Then for a large part of the Mandel administration, the two men were so closely identified that people seldom knew if Mandel was speaking DeFlippo's words, or if DeFlippo was repeating Mandel's.
"IT was a teach-student thing , with Mandel as the teacher and Flip as the student,"said Rovner, who has kept up a a close friendship with DeFlippo. "I think the realtionship between Flip and Mandel, oddly enough, was one of his closest confidants, according to Rovner.
The intimacy between them, miraculously was barely disturbed by DeFlippo's appearance on the withness stand during Mandel's trial. Under questioning, DeFlippo told the jury that Mandel had once told him that two codefendants had promised to give the govenor a job in their insurance agency when he leftoffice. The testimony was helpful if no crucial to the prosecution in showing the jury facors that Mandel was promised by, ir received from his codefendants in exchange for his help in afvancing legislation to benefit their business interest. The govenor and his five codefendants were convicted of mail fraud and racketeering charges last August.
Some of Mandels aides held DeFlippo's testimony against him, particularly the more earthy aides who never thought too highly of his liberal arts education, his designer shirts and three-piece suits and his close relation with some reporters. "DeFlippo said things he didn't have to say on the stand," said one former aide. "He voulunteered things they didn't ask for."
The govenor, however even while facing a four-year jail sentence, seemed somehow to understand, anand apparently has never held it against him. "Flip" now serves as his agent and adviser as Mandel seeks a new career in writing or boradcating.
It was, perphaps, with a similar kind of understanding tthat the reporters Flippo occasionally dissemble and squirm out of ht way of their inquiries, in part because they accepted it as part of his job. Also , he remained trusted as one of the best sources of political gossip in the state.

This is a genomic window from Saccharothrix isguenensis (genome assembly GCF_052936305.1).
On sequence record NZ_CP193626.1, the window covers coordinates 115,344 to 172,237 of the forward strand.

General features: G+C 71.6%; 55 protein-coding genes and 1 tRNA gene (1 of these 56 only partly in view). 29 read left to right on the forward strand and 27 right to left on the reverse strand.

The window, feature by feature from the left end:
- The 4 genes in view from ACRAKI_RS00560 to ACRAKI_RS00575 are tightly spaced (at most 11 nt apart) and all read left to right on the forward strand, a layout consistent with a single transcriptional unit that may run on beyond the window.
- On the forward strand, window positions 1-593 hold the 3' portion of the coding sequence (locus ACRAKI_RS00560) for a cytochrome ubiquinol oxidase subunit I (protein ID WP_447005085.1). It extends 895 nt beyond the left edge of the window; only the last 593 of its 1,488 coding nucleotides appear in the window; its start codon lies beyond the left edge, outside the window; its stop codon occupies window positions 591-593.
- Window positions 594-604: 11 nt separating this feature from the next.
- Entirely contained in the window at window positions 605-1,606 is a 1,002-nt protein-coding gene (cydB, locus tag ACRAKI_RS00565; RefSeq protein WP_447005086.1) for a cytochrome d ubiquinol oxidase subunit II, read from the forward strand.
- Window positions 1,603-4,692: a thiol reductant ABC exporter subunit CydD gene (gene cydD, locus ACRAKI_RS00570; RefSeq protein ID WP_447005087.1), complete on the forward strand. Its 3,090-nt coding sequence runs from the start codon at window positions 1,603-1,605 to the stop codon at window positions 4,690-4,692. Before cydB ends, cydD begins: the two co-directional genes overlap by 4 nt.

"I don't recall any major deceptions," DeFl ippo said, when asked if he had ever lied to the press. "I fudged, I dissemble. It's is the nature of the job . I'm not going go say I always told the absolute truth. "
But he told enough of it and knew enough of it to keep the faith of most reporters. Now he has an opportunity to use that trust on Blair Lee's behalf. In some ways, that is an invaluable asset to the man who has spent the last eight years in Marvin Mandel-s shadow, and who now has less than a year before the election to establish himself as a governor in his own right.
"Flip can help Lee in many ways," said one close Lee aide. But he added that DeFilippo's advice may be discarded as often as it is taken. "Lee has pretty good instincts of his own and he likes to follow them."
It is an adjustment for the 47-year-old DeFilippo, being needed professionally but not being relied on personally. "Blair and I are friends," he said. "But I'm kind of detahced from everything. I don't have all the pieces of the puzzle that I used to. I don't get all the nuances now."
Now he spends most of his time at the Rosenbush agency in the Baltimore suburbs, 40 miles from Annapolis and the action. In the brief spaces of time between political work, he writes Roto-Rooter jingles - for a salary at least $15,000 higher than his former state pay.
But the distance grates on him."I miss the excitement," he said. In these early days of the Lee campaign, his work has been mostly devoted to such matters as printing fund-raiser tickets - nothing to get his adrenalin flowing.